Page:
"Not good," Escobar responded after being asked how he felt.
While Cox is hopeful that Escobar will return on Thursday, the 26-year-old Cuban shortstop wasn't as confident that he'd be healthy enough to play that soon.
"It's not up to me," Escobar said, with Brayan Pena serving as an interpreter. "It depends on the way my knee feels. I've put a lot of ice on it and I feel better every time that I do that."
Escobar's discomfort is located just below his right knee, which is where he made contact with Church's forehead.
With his team trailing by four runs, Church slid late, causing Escobar to make an acrobatic leap while making the throw. As the Mets right fielder moved toward the bag, his head collided with the Braves shortstop's leg.
Church's head hit the dirt and he remained motionless with his face on the ground for about three minutes. While concerned about his health, Cox was among the Braves who thought this slide was dirty.
"The slide was extremely late," Cox said. "You have to slide before you get to the bag, not after you get even with it. I don't know if he got his stride messed up or what."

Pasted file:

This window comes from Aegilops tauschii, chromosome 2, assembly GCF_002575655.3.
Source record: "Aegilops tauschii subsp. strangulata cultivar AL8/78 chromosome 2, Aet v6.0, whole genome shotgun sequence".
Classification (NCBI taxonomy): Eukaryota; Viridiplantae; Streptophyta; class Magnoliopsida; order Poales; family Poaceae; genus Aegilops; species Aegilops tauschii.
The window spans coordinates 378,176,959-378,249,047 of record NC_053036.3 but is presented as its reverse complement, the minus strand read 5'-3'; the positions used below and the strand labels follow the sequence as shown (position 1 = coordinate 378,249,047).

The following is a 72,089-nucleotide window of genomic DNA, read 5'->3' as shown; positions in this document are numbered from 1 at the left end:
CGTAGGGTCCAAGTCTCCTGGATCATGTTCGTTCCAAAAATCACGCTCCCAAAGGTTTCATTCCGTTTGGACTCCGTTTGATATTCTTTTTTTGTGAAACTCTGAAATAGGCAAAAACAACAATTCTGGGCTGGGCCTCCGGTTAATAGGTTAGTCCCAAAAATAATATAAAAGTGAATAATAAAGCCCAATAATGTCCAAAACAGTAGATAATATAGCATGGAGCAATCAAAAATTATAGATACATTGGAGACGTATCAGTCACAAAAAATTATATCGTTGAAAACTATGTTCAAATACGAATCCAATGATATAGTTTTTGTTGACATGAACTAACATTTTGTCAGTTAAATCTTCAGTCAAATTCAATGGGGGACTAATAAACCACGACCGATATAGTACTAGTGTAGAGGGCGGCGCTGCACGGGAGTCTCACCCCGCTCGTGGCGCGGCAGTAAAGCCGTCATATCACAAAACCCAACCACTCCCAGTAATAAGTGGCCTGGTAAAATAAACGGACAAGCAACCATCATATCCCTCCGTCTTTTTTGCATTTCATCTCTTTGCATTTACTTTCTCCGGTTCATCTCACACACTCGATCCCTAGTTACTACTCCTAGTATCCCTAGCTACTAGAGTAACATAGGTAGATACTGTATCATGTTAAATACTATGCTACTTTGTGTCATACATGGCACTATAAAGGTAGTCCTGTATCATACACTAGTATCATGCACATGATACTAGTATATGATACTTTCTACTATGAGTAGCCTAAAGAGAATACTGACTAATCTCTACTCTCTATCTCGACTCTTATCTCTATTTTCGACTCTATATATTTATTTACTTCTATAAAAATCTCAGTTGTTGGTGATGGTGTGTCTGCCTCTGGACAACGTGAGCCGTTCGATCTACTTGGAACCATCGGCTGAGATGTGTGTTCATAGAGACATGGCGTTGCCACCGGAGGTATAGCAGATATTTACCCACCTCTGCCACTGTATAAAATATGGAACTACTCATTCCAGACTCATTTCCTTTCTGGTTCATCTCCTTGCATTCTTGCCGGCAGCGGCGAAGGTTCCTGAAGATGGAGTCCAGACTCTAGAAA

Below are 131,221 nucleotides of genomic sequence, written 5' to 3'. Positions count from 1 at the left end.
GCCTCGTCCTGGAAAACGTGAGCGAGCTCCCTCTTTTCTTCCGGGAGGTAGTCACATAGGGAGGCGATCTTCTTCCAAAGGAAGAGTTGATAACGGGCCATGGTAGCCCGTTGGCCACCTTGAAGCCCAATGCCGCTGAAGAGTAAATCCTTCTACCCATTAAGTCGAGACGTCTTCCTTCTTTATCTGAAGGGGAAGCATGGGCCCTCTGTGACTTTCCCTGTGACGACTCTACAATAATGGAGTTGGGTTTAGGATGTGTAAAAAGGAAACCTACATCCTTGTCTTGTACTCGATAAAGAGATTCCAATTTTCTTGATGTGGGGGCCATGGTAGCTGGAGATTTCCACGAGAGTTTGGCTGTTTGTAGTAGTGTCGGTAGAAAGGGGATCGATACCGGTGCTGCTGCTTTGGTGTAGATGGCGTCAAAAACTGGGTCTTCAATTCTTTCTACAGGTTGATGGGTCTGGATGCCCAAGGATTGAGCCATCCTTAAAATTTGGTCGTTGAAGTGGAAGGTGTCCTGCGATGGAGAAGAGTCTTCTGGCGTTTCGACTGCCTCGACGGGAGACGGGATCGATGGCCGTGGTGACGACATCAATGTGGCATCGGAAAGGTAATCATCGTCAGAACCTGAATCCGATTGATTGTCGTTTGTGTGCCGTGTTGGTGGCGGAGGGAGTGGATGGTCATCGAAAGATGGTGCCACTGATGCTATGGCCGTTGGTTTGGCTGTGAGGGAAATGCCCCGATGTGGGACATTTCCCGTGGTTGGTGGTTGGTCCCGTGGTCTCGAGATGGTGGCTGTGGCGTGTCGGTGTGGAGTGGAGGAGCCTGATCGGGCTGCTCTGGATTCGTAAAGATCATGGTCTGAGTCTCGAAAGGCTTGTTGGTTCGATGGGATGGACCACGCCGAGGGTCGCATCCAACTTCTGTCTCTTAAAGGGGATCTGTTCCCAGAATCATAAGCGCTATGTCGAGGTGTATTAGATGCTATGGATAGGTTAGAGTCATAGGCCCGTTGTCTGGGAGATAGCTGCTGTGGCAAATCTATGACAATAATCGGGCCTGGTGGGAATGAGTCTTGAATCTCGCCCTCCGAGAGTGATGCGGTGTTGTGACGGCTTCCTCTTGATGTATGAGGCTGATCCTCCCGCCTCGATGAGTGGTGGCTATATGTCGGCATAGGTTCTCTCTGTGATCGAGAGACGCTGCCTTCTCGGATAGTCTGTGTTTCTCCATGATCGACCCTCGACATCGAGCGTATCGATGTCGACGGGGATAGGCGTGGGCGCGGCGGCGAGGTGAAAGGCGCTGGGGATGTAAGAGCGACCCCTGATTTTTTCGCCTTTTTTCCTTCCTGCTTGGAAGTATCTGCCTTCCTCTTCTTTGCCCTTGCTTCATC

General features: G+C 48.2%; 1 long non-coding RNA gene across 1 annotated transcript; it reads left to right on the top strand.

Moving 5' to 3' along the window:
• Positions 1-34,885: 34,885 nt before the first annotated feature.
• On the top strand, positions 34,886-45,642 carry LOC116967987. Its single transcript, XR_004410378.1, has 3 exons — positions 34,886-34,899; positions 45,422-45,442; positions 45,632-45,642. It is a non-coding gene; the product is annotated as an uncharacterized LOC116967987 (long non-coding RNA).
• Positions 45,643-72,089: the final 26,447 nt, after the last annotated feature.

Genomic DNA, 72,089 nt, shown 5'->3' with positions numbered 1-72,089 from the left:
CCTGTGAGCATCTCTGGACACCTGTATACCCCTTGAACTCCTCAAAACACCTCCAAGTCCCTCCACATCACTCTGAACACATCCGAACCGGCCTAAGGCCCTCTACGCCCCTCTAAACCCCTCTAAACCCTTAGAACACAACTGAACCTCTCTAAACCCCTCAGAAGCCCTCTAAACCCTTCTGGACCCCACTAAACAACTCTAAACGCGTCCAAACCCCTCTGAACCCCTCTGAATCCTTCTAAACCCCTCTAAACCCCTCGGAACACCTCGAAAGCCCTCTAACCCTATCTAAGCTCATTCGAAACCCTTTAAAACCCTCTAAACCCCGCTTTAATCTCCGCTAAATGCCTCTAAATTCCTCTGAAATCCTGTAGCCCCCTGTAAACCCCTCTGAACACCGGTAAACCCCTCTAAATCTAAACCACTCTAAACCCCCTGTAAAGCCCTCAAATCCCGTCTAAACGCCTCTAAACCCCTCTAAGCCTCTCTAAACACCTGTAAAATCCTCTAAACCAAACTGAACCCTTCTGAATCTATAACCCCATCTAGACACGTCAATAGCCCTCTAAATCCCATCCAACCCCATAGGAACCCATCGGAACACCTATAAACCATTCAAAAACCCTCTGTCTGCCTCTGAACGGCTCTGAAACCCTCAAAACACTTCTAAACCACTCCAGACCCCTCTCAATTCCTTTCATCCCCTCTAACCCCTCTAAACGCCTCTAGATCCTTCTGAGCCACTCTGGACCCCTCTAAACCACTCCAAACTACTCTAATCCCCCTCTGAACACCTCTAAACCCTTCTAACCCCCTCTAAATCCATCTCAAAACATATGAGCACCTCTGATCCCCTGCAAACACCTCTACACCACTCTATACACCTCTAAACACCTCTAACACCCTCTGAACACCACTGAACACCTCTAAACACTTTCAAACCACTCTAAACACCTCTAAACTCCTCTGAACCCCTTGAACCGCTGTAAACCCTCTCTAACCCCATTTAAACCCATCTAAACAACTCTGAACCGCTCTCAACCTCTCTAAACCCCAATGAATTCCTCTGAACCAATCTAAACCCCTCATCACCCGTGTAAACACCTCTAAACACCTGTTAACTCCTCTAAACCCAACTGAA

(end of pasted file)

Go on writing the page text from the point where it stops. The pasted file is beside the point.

Escobar wasn't as upset about the ninth-inning slide that put an odd end to the long doubleheader.
"I'm used to it," Escobar said. "Back in my land [Cuba], that's the way people would slide. I was expecting him to slide hard because he did it before. It's just baseball.
Four innings earlier, while trying to prevent a double play, Church performed an early pop-up slide. As he came up in front of second base, he raised his arm in attempt to alter Escobar's throw.
"I didn't think much about that one, it was a little late," Cox said in reference to this slide which caused Escobar to feel some discomfort in his left quadriceps muscle.
Without Escobar, who has seven hits in his past 13 at-bats, the Braves used Omar Infante as their starting shortstop and leadoff hitter on Wednesday.